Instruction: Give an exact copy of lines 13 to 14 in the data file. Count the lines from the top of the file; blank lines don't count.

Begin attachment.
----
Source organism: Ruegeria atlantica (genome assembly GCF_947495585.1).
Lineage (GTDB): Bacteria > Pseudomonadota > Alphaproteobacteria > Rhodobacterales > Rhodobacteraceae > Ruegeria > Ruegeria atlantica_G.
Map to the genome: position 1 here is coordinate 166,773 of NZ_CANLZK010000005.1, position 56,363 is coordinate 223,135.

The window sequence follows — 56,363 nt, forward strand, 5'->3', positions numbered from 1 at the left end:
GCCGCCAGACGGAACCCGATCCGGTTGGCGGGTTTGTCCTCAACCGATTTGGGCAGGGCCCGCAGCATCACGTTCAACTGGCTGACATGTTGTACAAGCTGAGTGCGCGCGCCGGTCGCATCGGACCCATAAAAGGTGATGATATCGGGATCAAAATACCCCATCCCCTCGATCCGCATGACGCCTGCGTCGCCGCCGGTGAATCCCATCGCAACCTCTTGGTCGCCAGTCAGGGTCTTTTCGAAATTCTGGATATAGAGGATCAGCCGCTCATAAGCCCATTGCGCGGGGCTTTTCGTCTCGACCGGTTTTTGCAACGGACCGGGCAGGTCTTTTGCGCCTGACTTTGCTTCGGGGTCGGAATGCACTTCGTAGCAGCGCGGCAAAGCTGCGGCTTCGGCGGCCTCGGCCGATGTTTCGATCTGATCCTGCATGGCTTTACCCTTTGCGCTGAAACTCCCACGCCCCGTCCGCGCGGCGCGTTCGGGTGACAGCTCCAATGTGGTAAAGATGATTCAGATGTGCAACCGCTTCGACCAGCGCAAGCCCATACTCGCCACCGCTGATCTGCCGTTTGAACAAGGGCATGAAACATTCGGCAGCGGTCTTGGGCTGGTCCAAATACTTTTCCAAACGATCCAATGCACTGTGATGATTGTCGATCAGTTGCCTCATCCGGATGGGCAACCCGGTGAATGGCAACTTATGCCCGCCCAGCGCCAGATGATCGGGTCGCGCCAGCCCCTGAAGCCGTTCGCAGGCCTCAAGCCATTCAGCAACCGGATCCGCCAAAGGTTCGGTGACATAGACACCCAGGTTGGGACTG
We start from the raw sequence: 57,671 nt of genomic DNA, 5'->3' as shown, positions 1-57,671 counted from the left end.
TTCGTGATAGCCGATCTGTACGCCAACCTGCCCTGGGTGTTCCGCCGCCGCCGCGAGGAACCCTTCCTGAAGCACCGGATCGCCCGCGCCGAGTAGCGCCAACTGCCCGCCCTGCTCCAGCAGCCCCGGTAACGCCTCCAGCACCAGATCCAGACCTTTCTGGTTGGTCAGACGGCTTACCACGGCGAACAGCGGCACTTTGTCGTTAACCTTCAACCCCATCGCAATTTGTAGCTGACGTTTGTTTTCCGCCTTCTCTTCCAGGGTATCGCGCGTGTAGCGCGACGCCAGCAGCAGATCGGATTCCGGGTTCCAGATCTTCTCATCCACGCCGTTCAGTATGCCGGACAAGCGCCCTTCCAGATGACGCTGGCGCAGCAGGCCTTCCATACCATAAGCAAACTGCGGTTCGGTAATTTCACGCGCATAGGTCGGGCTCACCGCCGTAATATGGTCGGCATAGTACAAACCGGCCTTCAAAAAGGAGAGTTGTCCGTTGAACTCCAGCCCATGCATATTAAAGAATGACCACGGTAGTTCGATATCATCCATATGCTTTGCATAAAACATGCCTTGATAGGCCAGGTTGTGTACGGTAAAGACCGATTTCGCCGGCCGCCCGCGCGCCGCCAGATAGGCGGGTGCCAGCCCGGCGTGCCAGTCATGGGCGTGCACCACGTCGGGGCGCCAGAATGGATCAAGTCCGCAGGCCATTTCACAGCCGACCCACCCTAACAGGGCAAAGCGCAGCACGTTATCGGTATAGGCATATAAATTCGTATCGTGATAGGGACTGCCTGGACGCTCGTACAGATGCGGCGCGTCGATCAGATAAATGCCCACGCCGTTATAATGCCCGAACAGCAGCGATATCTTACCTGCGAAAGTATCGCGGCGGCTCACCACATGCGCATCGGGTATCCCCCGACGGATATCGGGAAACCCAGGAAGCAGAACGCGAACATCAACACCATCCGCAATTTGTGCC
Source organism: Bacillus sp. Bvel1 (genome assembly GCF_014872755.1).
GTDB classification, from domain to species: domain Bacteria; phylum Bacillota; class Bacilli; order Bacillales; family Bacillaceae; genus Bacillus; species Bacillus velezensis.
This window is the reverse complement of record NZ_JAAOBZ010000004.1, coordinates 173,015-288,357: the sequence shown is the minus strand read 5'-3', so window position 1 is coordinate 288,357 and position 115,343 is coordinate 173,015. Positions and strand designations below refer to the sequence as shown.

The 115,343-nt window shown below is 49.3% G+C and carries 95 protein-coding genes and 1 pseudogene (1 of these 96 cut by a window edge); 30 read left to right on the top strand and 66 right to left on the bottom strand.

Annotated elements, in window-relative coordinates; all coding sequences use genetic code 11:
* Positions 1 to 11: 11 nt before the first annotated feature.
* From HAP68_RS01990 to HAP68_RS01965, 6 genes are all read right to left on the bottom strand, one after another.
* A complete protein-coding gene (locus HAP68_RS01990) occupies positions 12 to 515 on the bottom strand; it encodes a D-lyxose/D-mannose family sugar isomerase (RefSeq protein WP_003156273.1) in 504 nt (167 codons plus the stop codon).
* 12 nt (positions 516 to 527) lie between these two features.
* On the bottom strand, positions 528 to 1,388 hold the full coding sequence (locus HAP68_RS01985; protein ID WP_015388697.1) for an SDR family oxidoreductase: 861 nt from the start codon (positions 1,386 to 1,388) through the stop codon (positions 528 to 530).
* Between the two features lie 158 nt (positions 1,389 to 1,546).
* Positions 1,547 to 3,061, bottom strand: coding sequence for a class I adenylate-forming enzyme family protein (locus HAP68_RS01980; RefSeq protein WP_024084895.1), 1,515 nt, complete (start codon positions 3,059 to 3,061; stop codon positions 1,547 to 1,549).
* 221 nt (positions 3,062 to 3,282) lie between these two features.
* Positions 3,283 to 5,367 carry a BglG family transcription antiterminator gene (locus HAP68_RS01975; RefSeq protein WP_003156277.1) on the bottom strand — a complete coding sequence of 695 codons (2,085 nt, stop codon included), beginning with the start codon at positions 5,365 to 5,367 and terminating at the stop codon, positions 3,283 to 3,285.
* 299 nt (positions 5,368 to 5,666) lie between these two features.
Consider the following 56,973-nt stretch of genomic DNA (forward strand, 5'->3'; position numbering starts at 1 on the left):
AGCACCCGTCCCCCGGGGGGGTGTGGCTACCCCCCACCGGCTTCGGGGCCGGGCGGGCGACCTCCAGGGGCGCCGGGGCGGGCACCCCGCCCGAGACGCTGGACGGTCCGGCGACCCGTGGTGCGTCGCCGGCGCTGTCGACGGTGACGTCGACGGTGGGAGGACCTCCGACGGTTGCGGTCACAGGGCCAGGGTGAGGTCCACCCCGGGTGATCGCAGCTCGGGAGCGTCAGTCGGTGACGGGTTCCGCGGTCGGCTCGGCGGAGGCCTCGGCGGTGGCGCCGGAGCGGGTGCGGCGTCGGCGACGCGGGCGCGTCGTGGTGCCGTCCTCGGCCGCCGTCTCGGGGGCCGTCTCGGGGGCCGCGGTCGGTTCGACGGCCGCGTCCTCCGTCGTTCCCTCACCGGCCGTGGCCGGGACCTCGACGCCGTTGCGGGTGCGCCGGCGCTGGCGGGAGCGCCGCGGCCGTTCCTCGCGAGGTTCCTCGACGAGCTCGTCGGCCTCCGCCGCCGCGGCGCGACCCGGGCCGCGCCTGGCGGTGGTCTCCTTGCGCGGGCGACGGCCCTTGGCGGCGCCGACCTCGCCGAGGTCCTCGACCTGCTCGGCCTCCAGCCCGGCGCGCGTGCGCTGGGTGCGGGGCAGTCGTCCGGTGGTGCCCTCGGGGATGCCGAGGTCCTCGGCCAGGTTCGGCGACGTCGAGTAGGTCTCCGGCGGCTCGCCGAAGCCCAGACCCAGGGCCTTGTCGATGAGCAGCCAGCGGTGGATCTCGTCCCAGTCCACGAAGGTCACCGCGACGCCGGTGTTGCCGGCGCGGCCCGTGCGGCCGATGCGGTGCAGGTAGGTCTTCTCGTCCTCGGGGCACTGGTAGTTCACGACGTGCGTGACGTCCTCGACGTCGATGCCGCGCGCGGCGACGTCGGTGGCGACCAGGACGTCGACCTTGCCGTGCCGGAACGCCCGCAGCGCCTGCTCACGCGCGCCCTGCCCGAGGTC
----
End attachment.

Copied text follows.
* Positions 1 to 11: 11 nt before the first annotated feature.
* From HAP68_RS01990 to HAP68_RS01965, 6 genes are all read right to left on the bottom strand, one after another.